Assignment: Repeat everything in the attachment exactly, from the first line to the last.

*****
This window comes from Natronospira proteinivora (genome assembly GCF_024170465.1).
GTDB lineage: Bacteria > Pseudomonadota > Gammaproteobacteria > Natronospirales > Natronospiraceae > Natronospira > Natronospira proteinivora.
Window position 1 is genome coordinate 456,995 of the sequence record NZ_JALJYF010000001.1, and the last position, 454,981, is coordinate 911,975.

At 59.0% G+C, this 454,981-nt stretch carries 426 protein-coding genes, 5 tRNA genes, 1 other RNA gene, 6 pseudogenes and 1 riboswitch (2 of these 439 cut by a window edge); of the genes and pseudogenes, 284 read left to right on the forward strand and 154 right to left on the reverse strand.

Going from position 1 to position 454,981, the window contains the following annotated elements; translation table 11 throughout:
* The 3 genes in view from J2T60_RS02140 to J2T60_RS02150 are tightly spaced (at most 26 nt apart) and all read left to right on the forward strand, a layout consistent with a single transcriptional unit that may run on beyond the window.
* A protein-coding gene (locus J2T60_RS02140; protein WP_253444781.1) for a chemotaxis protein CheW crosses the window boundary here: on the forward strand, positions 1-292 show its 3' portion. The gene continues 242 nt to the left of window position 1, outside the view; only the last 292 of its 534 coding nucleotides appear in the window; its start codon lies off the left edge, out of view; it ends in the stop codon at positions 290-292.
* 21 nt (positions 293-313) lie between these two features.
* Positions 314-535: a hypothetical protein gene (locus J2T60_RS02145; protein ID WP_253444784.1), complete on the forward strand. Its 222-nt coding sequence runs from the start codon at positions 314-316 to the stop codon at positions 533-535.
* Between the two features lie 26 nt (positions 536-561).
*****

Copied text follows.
This window comes from Natronospira proteinivora (genome assembly GCF_024170465.1).
GTDB lineage: Bacteria > Pseudomonadota > Gammaproteobacteria > Natronospirales > Natronospiraceae > Natronospira > Natronospira proteinivora.
Window position 1 is genome coordinate 456,995 of the sequence record NZ_JALJYF010000001.1, and the last position, 454,981, is coordinate 911,975.

At 59.0% G+C, this 454,981-nt stretch carries 426 protein-coding genes, 5 tRNA genes, 1 other RNA gene, 6 pseudogenes and 1 riboswitch (2 of these 439 cut by a window edge); of the genes and pseudogenes, 284 read left to right on the forward strand and 154 right to left on the reverse strand.

Going from position 1 to position 454,981, the window contains the following annotated elements; translation table 11 throughout:
* The 3 genes in view from J2T60_RS02140 to J2T60_RS02150 are tightly spaced (at most 26 nt apart) and all read left to right on the forward strand, a layout consistent with a single transcriptional unit that may run on beyond the window.
* A protein-coding gene (locus J2T60_RS02140; protein WP_253444781.1) for a chemotaxis protein CheW crosses the window boundary here: on the forward strand, positions 1-292 show its 3' portion. The gene continues 242 nt to the left of window position 1, outside the view; only the last 292 of its 534 coding nucleotides appear in the window; its start codon lies off the left edge, out of view; it ends in the stop codon at positions 290-292.
* 21 nt (positions 293-313) lie between these two features.
* Positions 314-535: a hypothetical protein gene (locus J2T60_RS02145; protein ID WP_253444784.1), complete on the forward strand. Its 222-nt coding sequence runs from the start codon at positions 314-316 to the stop codon at positions 533-535.
* Between the two features lie 26 nt (positions 536-561).